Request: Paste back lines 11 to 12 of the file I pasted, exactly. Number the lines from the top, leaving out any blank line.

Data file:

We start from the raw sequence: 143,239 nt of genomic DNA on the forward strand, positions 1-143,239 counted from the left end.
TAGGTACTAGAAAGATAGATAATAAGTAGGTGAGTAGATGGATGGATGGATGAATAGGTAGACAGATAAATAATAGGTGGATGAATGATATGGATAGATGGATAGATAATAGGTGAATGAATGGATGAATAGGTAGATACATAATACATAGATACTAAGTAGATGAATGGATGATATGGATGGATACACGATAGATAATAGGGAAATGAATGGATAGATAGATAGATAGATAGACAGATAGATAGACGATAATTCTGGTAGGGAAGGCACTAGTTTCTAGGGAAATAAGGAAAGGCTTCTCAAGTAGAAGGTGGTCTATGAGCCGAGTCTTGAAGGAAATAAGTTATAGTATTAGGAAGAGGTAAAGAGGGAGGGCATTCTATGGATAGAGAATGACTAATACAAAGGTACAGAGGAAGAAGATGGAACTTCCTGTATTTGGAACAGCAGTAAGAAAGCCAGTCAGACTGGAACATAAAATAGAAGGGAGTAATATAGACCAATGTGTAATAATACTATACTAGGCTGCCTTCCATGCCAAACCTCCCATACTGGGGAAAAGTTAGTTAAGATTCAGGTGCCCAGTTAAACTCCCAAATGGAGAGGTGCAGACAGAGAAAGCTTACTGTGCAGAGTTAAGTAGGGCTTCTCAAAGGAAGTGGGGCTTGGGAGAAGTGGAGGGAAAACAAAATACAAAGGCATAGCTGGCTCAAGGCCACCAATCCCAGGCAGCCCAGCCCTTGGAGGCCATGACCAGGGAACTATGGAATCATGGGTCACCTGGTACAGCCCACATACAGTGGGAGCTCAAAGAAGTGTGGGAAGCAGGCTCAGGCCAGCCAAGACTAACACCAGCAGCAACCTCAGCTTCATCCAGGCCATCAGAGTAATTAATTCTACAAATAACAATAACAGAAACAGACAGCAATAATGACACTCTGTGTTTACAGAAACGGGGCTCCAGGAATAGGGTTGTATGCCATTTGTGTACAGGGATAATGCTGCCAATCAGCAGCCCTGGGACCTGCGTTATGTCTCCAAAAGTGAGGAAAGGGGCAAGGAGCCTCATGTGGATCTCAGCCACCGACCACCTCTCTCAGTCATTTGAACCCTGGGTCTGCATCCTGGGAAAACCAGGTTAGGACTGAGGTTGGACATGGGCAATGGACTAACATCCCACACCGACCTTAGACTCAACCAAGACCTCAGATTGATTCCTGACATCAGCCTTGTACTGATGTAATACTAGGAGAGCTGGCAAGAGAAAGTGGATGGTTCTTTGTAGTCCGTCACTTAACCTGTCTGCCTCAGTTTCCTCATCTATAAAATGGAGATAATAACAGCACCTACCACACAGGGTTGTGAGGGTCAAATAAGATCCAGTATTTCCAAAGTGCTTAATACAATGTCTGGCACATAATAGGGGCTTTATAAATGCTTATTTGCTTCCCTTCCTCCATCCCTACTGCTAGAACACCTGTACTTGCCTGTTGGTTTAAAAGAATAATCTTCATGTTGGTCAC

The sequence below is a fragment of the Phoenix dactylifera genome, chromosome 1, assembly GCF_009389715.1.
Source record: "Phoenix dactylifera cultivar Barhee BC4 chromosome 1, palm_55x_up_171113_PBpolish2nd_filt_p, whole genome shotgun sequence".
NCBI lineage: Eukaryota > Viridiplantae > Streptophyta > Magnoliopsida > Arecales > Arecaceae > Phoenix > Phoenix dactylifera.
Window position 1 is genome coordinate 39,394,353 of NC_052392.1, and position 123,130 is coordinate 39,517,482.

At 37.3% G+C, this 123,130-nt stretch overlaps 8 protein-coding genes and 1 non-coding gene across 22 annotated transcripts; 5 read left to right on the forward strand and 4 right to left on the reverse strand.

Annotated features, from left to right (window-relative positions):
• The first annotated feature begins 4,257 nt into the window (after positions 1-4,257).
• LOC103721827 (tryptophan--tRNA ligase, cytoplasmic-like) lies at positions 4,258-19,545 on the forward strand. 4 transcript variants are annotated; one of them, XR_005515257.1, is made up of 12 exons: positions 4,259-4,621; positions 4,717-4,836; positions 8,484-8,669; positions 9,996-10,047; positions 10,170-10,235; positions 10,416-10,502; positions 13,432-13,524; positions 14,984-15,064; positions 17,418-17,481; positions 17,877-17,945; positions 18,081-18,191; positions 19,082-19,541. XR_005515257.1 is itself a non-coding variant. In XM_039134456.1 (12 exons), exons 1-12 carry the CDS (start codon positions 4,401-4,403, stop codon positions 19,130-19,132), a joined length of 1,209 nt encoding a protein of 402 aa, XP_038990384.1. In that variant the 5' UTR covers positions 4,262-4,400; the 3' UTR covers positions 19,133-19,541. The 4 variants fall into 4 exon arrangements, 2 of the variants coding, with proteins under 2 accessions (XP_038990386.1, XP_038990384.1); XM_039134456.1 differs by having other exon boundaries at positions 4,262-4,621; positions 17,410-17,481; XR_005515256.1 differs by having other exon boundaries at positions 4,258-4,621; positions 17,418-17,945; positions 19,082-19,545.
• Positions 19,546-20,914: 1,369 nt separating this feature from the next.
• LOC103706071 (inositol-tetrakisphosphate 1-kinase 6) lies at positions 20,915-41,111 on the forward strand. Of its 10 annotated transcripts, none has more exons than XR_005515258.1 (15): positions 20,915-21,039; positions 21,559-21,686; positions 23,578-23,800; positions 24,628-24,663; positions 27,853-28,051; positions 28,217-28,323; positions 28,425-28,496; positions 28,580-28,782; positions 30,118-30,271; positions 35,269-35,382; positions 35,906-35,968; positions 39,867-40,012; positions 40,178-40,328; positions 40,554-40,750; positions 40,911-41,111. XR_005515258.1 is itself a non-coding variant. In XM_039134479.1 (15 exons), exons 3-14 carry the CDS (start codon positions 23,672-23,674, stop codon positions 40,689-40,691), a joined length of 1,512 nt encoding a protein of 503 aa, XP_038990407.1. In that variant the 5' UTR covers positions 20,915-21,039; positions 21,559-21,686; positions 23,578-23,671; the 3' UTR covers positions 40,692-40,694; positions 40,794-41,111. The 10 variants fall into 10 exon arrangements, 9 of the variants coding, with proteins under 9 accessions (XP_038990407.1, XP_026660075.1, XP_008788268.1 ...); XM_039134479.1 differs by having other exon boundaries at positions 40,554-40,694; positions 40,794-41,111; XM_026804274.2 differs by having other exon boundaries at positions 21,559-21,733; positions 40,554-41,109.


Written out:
• Positions 19,546-20,914: 1,369 nt separating this feature from the next.
• LOC103706071 (inositol-tetrakisphosphate 1-kinase 6) lies at positions 20,915-41,111 on the forward strand. Of its 10 annotated transcripts, none has more exons than XR_005515258.1 (15): positions 20,915-21,039; positions 21,559-21,686; positions 23,578-23,800; positions 24,628-24,663; positions 27,853-28,051; positions 28,217-28,323; positions 28,425-28,496; positions 28,580-28,782; positions 30,118-30,271; positions 35,269-35,382; positions 35,906-35,968; positions 39,867-40,012; positions 40,178-40,328; positions 40,554-40,750; positions 40,911-41,111. XR_005515258.1 is itself a non-coding variant. In XM_039134479.1 (15 exons), exons 3-14 carry the CDS (start codon positions 23,672-23,674, stop codon positions 40,689-40,691), a joined length of 1,512 nt encoding a protein of 503 aa, XP_038990407.1. In that variant the 5' UTR covers positions 20,915-21,039; positions 21,559-21,686; positions 23,578-23,671; the 3' UTR covers positions 40,692-40,694; positions 40,794-41,111. The 10 variants fall into 10 exon arrangements, 9 of the variants coding, with proteins under 9 accessions (XP_038990407.1, XP_026660075.1, XP_008788268.1 ...); XM_039134479.1 differs by having other exon boundaries at positions 40,554-40,694; positions 40,794-41,111; XM_026804274.2 differs by having other exon boundaries at positions 21,559-21,733; positions 40,554-41,109.